Ox-eye daisy is native to Europe. It is a typical grassland perennial wildflower. You can find growing in a variety of plant communities including meadows and fields. The species is widely naturalized in many parts of the world. It is considered to be an invasive species in more than forty countries. It is also known by the common names ox-eye daisy, dog daisy, field daisy, Marguerite, moon daisy, moon-penny, poor-land penny, poverty daisy and white daisy.
How Does Oxeye Daisy Spread?
Ox-eye Daisy spreads by seeds and by shallow, creeping rhizomes. A mature plant can produce up to 26,000 seeds. Seeds are spread by animals, vehicles, water and contaminated agricultural produce. Amazingly, some seeds remain viable for up to nearly forty years. Ox-eye daisy commonly invades lawns. It is difficult to control or eradicate, since a new plant can regenerate from rhizome fragments.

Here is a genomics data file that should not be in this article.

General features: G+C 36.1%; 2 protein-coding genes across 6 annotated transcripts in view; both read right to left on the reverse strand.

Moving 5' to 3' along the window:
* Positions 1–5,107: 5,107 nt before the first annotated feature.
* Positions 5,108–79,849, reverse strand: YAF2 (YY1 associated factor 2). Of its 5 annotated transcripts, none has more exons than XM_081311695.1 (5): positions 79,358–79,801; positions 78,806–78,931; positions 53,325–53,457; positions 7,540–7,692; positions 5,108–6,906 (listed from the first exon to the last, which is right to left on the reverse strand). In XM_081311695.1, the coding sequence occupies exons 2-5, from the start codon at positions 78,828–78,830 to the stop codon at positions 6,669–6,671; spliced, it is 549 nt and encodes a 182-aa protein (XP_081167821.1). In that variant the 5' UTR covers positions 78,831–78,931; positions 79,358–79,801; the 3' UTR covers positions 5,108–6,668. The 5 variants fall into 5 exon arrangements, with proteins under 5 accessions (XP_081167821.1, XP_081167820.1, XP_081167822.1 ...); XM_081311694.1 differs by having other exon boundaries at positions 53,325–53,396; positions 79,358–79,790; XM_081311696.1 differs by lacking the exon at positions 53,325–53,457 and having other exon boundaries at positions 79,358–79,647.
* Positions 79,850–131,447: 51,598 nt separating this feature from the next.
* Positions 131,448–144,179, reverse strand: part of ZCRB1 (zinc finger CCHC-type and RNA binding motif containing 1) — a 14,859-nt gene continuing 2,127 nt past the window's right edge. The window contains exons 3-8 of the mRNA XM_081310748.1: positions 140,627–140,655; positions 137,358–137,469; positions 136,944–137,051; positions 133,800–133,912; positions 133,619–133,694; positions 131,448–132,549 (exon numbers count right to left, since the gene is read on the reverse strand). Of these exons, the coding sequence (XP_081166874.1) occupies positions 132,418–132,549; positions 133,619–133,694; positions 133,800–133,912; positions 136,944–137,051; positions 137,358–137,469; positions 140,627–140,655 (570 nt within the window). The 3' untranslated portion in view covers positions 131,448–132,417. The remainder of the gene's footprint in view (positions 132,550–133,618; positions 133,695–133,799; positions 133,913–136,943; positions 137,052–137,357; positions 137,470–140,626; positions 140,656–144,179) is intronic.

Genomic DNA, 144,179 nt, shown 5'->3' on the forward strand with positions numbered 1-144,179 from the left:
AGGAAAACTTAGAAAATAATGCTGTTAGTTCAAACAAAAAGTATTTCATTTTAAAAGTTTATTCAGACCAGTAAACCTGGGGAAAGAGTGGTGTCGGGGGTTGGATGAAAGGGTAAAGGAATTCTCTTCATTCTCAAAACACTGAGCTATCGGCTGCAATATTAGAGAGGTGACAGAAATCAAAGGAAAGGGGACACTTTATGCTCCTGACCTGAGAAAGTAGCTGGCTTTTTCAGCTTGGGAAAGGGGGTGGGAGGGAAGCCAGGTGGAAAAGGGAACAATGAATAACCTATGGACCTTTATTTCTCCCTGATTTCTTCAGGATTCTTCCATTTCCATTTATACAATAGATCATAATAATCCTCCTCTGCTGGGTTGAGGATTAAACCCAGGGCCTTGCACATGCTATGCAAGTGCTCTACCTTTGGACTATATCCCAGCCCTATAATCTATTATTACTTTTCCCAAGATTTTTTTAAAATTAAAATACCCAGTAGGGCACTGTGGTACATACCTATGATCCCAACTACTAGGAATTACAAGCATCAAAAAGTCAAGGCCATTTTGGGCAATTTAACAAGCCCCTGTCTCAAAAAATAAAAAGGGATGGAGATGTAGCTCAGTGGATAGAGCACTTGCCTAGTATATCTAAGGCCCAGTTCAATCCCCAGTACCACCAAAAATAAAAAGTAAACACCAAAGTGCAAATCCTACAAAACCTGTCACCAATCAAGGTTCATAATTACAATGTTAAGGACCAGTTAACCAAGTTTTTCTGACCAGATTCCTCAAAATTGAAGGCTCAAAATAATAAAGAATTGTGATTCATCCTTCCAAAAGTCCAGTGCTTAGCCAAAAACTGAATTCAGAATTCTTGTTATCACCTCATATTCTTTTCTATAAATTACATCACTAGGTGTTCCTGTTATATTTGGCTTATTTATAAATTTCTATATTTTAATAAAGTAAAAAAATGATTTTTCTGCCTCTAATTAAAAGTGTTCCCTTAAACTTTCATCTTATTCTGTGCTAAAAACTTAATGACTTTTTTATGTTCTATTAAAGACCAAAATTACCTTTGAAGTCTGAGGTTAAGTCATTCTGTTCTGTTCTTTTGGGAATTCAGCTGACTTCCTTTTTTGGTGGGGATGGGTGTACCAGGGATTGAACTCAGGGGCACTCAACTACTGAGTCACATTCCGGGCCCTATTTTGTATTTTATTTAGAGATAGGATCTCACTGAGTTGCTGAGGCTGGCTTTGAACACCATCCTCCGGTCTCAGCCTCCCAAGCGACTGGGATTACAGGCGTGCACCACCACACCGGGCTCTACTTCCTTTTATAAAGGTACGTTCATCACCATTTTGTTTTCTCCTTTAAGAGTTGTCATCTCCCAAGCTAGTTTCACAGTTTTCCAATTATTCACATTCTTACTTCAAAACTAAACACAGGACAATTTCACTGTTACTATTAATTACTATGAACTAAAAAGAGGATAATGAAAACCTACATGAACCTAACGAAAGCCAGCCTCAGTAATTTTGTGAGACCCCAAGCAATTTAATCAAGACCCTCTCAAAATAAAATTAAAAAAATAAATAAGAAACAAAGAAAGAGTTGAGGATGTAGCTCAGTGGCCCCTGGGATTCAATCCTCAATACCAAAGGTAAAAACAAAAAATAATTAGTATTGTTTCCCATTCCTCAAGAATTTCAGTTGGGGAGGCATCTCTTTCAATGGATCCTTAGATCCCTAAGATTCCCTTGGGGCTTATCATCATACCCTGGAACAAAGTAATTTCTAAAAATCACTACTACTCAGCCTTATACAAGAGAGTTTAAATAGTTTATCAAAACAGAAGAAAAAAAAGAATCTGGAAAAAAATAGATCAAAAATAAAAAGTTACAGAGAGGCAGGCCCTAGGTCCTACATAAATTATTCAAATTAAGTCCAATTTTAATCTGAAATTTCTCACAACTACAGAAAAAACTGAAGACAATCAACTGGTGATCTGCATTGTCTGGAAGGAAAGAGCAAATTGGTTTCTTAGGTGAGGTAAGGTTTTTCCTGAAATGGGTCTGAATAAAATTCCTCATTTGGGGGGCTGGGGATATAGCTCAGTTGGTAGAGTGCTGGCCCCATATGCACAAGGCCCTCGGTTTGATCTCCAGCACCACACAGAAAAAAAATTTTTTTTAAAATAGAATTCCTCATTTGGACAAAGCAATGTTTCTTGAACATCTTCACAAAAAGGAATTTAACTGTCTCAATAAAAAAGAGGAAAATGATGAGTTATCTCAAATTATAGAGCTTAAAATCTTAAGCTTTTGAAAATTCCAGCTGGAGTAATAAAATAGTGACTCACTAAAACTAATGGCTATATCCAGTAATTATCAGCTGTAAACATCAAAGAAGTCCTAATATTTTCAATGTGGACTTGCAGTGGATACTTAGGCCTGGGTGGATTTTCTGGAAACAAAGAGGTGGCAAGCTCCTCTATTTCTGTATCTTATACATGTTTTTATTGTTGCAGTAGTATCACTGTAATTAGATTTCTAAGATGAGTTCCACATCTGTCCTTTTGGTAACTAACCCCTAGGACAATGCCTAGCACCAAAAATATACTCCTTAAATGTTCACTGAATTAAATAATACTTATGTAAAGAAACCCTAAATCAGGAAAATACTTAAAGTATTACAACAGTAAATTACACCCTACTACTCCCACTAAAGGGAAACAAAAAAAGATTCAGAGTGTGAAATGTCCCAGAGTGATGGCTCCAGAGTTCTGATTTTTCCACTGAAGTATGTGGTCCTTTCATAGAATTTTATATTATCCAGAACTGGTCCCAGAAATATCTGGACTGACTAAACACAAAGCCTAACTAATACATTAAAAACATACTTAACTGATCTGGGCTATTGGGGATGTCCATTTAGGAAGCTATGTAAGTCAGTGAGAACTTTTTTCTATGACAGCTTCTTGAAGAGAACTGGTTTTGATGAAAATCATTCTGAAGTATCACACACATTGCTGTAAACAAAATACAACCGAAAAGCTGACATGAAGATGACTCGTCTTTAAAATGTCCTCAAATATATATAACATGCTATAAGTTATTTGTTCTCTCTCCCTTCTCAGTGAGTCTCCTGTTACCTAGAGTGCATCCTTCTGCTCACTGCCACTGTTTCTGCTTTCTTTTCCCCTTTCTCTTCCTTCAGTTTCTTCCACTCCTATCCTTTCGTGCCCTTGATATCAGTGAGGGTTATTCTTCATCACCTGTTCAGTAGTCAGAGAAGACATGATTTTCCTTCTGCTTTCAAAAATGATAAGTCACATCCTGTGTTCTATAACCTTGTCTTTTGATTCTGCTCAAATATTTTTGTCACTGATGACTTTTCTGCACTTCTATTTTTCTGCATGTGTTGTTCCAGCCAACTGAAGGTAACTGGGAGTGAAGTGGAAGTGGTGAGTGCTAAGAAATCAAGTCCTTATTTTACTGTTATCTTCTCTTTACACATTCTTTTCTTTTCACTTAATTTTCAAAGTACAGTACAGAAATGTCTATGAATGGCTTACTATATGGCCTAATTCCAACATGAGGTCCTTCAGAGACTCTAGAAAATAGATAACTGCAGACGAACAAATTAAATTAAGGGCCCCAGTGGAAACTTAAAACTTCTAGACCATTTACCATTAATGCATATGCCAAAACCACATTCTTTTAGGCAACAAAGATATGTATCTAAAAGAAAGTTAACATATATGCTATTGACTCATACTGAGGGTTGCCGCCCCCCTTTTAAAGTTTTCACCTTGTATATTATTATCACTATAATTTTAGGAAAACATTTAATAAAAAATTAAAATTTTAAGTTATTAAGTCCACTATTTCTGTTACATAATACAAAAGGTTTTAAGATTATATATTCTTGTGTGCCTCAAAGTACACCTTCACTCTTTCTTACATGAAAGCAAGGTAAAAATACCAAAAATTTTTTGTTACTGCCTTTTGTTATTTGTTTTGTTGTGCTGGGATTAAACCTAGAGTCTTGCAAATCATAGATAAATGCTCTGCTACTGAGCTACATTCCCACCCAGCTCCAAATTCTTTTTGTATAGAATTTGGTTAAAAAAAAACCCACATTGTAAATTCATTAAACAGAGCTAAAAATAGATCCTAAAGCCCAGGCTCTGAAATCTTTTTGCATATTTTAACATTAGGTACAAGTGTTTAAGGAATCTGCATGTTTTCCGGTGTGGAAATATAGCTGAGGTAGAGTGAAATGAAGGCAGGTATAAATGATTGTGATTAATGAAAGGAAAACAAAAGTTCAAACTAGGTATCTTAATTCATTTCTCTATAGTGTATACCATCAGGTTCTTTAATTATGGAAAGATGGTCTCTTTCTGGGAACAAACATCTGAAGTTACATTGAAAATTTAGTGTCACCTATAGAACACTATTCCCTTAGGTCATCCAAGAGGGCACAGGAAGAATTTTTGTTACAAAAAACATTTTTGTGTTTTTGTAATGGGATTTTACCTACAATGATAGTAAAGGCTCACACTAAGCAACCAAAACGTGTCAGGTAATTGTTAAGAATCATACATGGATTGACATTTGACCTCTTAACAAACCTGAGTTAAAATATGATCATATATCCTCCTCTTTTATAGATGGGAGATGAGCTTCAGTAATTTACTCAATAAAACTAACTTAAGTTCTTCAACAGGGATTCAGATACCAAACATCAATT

Where Does Oxeye Daisy Grow?
Oxeye Daisy is not particular about its habitat. Thus it seems to thrive just about anywhere. Lawns, gardens, roadsides and fields are all common environments to host this invasive weed.
Controlling Oxeye Daisy
An important part of oxeye daisy control is pulling up or cutting down the plant before it produces seeds. The plants have shallow root systems and are easy to pull. Mow lawns that are infested with these perennials regularly so they never have a chance to flower. Mowing causes the leaves to spread outward and flatten, so that if you later apply an herbicide, the leaves have a broader surface area over which to absorb the chemical. The best defense is to maintain a thick healthy lawn. Cultural practices such as proper mowing, irrigation and a Lawncare Program will help control this invasive weed.